They’re sitting on my shelf now, in a plastic bag. There are two of them. I’ll get to that.
So, Christmas happened. It was very nice. That’s how I like Christmas, I think, very nice. For years it involved traveling to southern Wisconsin and then scurrying back and forth there to visit all sorts of extended family members that I almost never saw. This was fine when I was growing up and living with my parents in Superior. It was fine when I was at SCSU and would have winter breaks that lasted a few weeks. It became more difficult when I graduated and moved to the Twin Cities and began working, first in retail and then at a restaurant and a theatre. It was fine though, my grandparents were getting older and I was hardly ever able to see them, so every opportunity was nice. They started dying though and then those tenuous bounds between my extended family started to break as cousins began to fight amongst themselves over small, petty things. Every year it felt more and more like I was sitting in on another family, one that I recognized, but who could barely put up the veneer of civility and pretend to care about anything past themselves. This wasn’t everybody, but it was enough of them that these visits became less and less fine. Then my grandparents began dying. My mother’s father died in 2003. My dad’s mother died in 2004. My mother’s mom died a year ago, right before Thanksgiving. My dad’s dad died in March.
We stopped traveling for Christmas a few years ago. Right before my parents retired we had a smaller family Christmas in Superior. Then they did retire and we had Christmas at their new house, in the woods near McGregor. They would travel the week before Christmas and see the extended family then and then over the holiday we saw each other. It had to happen this way, sooner or later. My brother has to fly in from New Jersey. I live in the Twin Cities. We both work (and my job requires hours right before and after Christmas, so I’m lucky if I get more than the two days for the holiday anyway). And we don’t get to spend time with each other, so why dilute that with the group? It seems a little callous, saying it this way, but I’ve never been that close with most of my family and that distance has just grown as they’ve begun fighting amongst themselves.
The last time I saw my grandpa was a year ago November when I was in southern Wisconsin for my grandmother’s funeral. It was a good visit and I was lucky that he remembered me that day. He remembered us. He died quickly last March, which while it was sudden and shocking, I’m glad that it was painless and not prolonged.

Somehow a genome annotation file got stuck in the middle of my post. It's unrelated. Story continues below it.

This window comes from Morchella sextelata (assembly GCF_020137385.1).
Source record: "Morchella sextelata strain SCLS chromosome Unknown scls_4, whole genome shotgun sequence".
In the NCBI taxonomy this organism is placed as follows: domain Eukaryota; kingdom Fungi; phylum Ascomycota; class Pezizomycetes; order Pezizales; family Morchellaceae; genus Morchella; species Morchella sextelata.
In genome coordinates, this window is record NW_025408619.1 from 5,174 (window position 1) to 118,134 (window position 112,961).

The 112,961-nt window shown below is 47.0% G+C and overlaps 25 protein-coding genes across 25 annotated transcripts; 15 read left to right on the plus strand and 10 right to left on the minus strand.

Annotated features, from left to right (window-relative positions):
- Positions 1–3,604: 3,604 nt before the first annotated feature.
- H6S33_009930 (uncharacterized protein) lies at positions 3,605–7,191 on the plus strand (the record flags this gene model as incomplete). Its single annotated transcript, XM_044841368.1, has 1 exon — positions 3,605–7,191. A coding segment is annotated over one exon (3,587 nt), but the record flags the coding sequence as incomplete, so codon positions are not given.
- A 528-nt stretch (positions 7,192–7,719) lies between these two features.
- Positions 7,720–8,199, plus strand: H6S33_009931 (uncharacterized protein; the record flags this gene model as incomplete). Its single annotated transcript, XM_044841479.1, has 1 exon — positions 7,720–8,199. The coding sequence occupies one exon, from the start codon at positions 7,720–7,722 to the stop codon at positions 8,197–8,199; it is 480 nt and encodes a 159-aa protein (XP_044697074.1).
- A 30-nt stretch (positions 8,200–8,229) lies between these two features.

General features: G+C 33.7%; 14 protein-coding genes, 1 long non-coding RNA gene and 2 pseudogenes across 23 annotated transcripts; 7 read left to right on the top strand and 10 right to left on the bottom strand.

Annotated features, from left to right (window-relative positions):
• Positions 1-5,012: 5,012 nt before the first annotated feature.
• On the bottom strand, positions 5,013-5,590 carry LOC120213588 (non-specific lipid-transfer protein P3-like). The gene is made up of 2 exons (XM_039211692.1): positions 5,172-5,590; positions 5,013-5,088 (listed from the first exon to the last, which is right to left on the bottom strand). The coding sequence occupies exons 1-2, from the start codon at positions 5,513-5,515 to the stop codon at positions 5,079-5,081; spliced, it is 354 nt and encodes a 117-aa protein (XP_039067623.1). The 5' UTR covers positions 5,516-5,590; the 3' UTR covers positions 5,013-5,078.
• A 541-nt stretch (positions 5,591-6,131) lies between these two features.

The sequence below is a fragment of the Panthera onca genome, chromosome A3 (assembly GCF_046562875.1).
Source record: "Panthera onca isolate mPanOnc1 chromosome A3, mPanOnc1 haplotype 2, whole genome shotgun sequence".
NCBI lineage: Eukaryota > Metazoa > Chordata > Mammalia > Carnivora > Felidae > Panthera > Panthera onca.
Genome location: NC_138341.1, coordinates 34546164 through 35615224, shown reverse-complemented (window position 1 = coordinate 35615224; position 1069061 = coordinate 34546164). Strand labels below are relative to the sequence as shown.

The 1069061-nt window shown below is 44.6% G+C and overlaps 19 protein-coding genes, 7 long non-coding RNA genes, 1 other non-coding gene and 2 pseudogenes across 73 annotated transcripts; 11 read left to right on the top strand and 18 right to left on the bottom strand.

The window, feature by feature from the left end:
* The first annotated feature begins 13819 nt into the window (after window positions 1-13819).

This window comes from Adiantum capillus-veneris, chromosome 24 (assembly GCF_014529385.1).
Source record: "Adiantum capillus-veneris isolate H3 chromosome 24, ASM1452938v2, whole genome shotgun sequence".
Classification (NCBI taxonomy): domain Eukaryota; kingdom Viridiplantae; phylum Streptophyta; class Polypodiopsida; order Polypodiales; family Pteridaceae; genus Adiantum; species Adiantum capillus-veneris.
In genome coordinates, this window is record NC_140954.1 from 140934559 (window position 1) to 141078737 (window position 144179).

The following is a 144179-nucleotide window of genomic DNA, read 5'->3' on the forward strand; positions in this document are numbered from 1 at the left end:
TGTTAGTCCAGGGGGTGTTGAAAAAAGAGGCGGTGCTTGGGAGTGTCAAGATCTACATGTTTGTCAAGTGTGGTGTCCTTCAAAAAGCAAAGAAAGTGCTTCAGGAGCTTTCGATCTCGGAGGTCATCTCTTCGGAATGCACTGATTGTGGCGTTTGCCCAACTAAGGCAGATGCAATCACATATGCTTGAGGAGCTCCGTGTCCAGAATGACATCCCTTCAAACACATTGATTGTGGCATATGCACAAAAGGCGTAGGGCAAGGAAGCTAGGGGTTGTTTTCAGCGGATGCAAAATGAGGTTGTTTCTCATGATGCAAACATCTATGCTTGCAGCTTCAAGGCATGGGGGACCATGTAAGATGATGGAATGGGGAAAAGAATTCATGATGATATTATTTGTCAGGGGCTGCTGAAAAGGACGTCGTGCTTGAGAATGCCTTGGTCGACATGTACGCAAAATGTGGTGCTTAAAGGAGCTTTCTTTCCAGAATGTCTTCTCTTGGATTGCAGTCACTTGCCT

This year, I went north with my brother after working a very long day at the theatre. We got in around 9 and sat with my parents for a little while. Then it was off to bed, because we all had to get up early the next morning, the 23rd. I had a dentist appointment in town and we all went in because they had some errands to do in Superior and because we had plans to go see True Grit in the theater. This might not seem like a big deal, but I cannot remember the last time that we went to see a movie as a family. I know my mom wasn’t crazy about seeing this flick and I can’t really speak for my brother’s thoughts on it, but I knew that I really wanted to see it and that my dad wanted to see it and that I really wanted to see it with my dad. I spent three hours in the dentist’s chair, getting my teeth cleaned and then getting the rest of the decay taken care of from the years that I didn’t go to the dentist (it was foolish, and these last 8 fillings mark the almost conclusion of that time), and then we had lunch before we got to the theater, and bearing all the discomfort and the swollen mouth was worth it: the movie was great and my dad and I loved it. And we saw it together.
Christmas Eve was a simple day, I can’t think of much that actually happened that day. We went to church in the evening because that is tradition and that is what may parents want to do. Their friends and their friends’ family came over for food and drinks after church. Then we went to bed. It was a good day over all. Christmas Day was also simple. We opened gifts and checked the stockings in the morning. We watched movies and napped in the afternoon and evening. We enjoyed spending time together.